Students value their school libraries

iStock_000006625549XSmallMiddle school students place more value on their school libraries than many educators might guess. In a recent survey of 1,509 predominantly Hispanic students attending rural public schools in South Texas, 97.9% of students said their school libraries help with their learning in some way. The students attended 10 high-need rural schools in South Texas , according to a study in the journal, American Secondary Education.

Students were just as likely to say they read books (54%) when they went to the school library without their class as to use the computer (54%). A slightly smaller percentage (53%) said they checked out fiction books when they went to the library. Other top activities cited by the students included doing research (47%}, talk to a friend (45%), do schoolwork (41%) and get advice on good books to read (32%). Slightly over half of students (54%) believed their school library made them better writers and helped with their reading skills.

As for students’ recommendations for how their libraries could improve, the most common themes were: Provide more interesting books, take requests for specific books or genres, offer more comfortable and attractive space, increase access to more up-to-date computers and increase hours when students can use the library. Students completed a 21-question online version of the “Student Interest, Motivation, and Library Use Survey.”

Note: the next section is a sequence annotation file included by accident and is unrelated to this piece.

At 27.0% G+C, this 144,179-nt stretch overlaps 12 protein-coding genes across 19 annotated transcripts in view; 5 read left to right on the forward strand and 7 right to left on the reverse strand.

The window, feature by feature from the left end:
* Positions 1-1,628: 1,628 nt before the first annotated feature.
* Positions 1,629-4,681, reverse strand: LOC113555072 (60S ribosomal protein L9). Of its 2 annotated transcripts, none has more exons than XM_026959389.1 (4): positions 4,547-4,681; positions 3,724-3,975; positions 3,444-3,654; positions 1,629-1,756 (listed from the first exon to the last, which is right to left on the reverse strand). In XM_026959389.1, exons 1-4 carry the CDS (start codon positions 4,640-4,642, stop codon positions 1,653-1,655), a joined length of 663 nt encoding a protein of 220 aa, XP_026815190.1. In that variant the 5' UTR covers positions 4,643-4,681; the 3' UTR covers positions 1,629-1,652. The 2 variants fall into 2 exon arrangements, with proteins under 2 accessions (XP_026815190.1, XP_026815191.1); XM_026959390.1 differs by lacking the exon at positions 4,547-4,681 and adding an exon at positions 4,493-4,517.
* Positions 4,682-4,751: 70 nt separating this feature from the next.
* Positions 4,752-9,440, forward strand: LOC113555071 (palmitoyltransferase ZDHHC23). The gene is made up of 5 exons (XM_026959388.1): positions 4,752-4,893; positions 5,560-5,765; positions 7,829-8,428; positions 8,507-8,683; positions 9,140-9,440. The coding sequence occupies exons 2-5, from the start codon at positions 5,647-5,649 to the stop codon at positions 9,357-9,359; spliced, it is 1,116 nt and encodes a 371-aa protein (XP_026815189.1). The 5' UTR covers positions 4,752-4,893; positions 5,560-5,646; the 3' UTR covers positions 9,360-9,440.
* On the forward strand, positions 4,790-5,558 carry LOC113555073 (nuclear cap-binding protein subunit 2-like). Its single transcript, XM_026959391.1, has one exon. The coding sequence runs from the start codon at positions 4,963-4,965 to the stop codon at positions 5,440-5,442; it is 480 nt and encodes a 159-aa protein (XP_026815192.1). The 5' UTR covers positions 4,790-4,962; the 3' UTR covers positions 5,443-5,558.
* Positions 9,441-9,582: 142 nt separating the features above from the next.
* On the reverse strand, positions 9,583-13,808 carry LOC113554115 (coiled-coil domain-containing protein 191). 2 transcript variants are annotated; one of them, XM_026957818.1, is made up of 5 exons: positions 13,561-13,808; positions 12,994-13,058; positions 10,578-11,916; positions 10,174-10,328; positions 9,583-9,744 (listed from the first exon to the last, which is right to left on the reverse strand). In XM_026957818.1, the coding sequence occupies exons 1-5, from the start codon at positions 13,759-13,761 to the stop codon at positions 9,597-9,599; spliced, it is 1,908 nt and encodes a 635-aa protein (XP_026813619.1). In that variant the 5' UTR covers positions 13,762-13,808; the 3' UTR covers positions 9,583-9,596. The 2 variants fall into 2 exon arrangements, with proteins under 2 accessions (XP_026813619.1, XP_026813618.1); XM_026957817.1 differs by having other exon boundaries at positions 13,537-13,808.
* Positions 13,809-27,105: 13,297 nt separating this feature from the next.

One concern in this survey of South Texas Hispanic students was the frequency of use of school libraries. Less than half of students reported going to the library once a week, substantially below the level reported in previous research of student use of libraries. (69%)

“How often students go to the library was of special concern in this study because the population was predominantly from lower income families and communities with limited public library access and students were unlikely to have their reading resource needs met sufficiently outside of school,” the study says.

Despite a national trend for school libraries to decrease the number of hours they are open, students’ written comments in this study reflected a desire for greater library `access.

“How Students Utilize And Perceive Their School Library,” by Shirley Bleidt, American Secondary Education, Summer 2011, Volume 39, Number 3, pps. 67-84. “Efficacy of a Reading Intervention for Middle School Students With Learning Disabilities,” by Jeanne Wanzen et al., Exceptional Children, Volume 78, No. 1, pp. 73-87.

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